That night, we checked into our guesthouse, Vogafjós, a series of log buildings set on a sheep and cattle farm. We dined along a glass wall, which separated us from our dinner: cows. A couple dozen cows lined up in an indoor pen, within reach of our table.

After a quick nap, we headed out for a night shoot at Dimmuborgir. By the time we arrived at the lava fields, an aurora was already hovering above us in the sky. We wandered through a city of colossal black lava towers, arches, and caves to find an interesting composition that complemented the northern lights. A narrow trail had been packed down in several feet of snow, and Johnathan warned us not to stray from the path, so as to not ruin future photographs of the fresh, smooth powder. As the lights began to die down, we took advantage of the break and decided to move on to a new location. Our walk turned into a frantic run when an incredibly strong, fast-moving aurora came out of nowhere. The immense lava formations were now working against us, blocking the swirling green light from view. We raced to gain enough elevation, and finally set up a less-than-optimal composition, just so we could capture the lights before they faded again. Three hours and two locations later, we were on our way home.

 

As we were driving home, we came upon another tour group that had gotten one of their vans stuck in the snow. We offered a shovel and a push, but there wasn't any other way we could help, so they were still struggling when we left. Luckily, they had two vehicles, so they weren't stranded.

 

Day 11

February 15, 2016


On our last full day on the tour, we were all completely drained of any energy, and my health was rapidly deteriorating from a cold I developed a few days earlier (I was later diagnosed with pneumonia). Luckily, the dangerous winds and cloudy skies presented us with a break in the afternoon. In the morning, we explored the geothermal area of Námafjall, which was like a lunar landscape, with eerie drifts of steam blowing through the air. The colorful boiling mud pools and active steam vents proved to be interesting subjects, even with a lack of good light. Johnathan warned us to be careful about where we stepped, as the ground is unpredictable and new pools are forming all the time.

 
 

Krafla geothermal power station was our next stop. We stepped out of the van into the Ice Age -- everything was encrusted in inches of jagged, windblown ice. Steam and loose snow whipped around us, as we struggled to keep our feet planted on the ground to take photos.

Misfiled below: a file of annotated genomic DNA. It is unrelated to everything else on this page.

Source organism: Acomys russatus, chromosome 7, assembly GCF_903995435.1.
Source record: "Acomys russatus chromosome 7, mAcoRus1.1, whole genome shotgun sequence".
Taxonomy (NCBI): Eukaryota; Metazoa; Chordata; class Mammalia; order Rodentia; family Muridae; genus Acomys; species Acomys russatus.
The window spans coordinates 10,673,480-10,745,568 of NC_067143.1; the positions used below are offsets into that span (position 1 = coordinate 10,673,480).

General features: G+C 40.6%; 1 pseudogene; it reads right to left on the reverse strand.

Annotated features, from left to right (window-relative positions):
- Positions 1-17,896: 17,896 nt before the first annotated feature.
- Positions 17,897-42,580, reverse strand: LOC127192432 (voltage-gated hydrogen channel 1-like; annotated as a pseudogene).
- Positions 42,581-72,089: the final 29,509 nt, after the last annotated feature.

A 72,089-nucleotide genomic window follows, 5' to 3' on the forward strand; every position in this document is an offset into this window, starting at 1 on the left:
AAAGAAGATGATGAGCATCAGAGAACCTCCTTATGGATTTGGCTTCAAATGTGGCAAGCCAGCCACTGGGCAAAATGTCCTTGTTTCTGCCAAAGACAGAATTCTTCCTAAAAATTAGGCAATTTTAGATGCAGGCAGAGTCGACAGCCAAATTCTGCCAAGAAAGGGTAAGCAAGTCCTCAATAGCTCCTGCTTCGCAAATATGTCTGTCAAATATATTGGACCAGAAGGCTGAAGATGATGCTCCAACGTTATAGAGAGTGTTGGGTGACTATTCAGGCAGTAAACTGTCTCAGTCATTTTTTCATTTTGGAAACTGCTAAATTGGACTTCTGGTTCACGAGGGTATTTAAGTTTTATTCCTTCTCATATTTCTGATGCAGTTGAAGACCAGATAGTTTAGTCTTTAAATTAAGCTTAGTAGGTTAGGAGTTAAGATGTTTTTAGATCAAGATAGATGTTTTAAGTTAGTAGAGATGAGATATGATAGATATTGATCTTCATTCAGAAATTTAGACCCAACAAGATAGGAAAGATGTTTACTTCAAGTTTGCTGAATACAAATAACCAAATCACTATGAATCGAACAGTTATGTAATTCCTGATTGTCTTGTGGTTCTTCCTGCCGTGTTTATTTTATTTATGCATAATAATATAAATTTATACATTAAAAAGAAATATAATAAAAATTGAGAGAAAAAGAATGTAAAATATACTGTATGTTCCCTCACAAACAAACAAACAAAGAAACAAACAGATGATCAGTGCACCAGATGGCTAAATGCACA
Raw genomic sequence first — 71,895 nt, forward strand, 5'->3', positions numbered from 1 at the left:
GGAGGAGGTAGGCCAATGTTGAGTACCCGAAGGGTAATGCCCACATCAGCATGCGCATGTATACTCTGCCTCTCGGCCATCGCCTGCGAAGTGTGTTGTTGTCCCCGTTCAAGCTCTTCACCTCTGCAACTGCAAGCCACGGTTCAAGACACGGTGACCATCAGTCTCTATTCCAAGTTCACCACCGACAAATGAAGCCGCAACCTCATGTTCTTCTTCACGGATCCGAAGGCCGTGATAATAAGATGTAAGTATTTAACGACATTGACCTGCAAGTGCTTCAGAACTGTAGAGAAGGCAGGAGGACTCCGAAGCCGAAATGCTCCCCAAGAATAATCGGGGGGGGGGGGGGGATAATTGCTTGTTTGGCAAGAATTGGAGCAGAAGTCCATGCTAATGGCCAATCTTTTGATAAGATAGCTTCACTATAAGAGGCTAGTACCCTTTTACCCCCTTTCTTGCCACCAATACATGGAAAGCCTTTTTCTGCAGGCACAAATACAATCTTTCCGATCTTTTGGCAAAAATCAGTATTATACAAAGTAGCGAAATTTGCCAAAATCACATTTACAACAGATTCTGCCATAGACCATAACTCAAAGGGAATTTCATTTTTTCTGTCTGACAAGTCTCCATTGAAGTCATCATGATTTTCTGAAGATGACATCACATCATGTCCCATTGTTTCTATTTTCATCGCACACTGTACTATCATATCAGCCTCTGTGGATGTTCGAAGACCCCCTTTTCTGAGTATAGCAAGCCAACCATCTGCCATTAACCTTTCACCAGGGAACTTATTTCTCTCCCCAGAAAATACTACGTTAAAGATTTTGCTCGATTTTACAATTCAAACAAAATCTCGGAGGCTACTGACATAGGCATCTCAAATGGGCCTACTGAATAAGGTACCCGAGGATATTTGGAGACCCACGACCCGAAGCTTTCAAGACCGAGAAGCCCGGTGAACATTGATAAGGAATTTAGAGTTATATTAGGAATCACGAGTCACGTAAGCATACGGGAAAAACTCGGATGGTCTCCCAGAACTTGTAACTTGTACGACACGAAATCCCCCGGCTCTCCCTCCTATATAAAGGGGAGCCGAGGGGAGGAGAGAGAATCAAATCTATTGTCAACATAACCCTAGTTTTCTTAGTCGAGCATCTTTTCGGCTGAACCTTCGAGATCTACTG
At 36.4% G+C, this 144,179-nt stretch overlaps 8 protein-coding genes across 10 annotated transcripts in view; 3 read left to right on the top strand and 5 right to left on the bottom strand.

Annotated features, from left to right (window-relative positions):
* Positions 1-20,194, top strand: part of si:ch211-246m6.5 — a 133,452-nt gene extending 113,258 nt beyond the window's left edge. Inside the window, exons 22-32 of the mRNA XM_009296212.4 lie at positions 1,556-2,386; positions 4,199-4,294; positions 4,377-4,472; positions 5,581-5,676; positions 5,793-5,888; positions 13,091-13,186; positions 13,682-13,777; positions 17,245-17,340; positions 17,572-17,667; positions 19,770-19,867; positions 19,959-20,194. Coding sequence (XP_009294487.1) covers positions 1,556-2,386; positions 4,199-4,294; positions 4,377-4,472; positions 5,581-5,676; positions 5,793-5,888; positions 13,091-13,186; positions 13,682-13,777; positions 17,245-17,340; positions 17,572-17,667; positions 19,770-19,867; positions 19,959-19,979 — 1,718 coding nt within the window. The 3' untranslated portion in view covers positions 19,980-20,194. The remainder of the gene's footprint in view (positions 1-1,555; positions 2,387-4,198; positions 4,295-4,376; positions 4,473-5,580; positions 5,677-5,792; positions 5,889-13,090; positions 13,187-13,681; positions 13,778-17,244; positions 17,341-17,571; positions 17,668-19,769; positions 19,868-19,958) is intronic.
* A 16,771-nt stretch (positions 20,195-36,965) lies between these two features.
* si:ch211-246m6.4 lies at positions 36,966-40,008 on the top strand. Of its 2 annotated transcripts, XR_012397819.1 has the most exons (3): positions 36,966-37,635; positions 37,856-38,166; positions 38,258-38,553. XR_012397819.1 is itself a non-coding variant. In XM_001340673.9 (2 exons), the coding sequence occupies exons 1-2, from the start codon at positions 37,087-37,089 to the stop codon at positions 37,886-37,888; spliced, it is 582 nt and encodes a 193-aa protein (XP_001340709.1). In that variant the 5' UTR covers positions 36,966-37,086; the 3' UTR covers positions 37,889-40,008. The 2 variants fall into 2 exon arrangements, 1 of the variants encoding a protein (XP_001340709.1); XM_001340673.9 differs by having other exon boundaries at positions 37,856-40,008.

Soon, the frigid temperature and fierce winds forced us back into the van, and we were on our way to the last stop of the day: Mývatn Nature Baths (the Blue Lagoon of the North). Pools of iridescent aquamarine-colored water broke up the snowy landscape, and thick clouds of steam floated across the sky. It was a winter paradise.

 

We then picked up lunch at a gas station, and returned to the guesthouse for a relaxing afternoon of downtime and an indoor editing session. Johnathan walked us through the elements of a great photograph, and demonstrated how to edit various types of photos, including stitching together panoramas and blending multiple photos for an HDR image. We had our last group dinner alongside our cattle friends again, and then got to bed early since the weather was still too severe to go out for a night shoot. During the night, the power went out, and the wind whistled and blasted huge chunks of snow and ice off the roof, smashing down loudly, directly outside our windows.

 

Day 12

February 16, 2016


Dimmuborgir was our first stop of the day, where we watched the sun rise through arches of rock. We took one final group photo and were on our way back to Akureyri. Along the way, we stopped at Laufás, a small turf village and church that took us back a couple centuries in Icelandic history.

 

By the time we arrived back in Akureyri, it was lunchtime, and Johnathan took us to his favorite Icelandic bakery. After lunch, we headed to the airport, which ended up being about the size of my home grocery store. It took us a minute to read over the security instructions and prepare to go through the security line, and then a whole 5 seconds to walk down the 10 foot empty, security-less hallway until we were surprised by already being at our gate. From the lack of metal detectors and luggage scanners and any actual security guards, I guess they're pretty trusting in Iceland?

 
 

We boarded our propellor plane back to Reykjavik and watched as the edge of the arctic faded behind us. The rugged landscape of Iceland passed slowly below us, until the colorful buildings of Reykjavik appeared in the midst of mountains and curving black beaches. Thank you Johnathan, and goodbye to another wonderful Wildernesscapes tour!

 

For a deeper dive into my Iceland tour experience, watch the video below: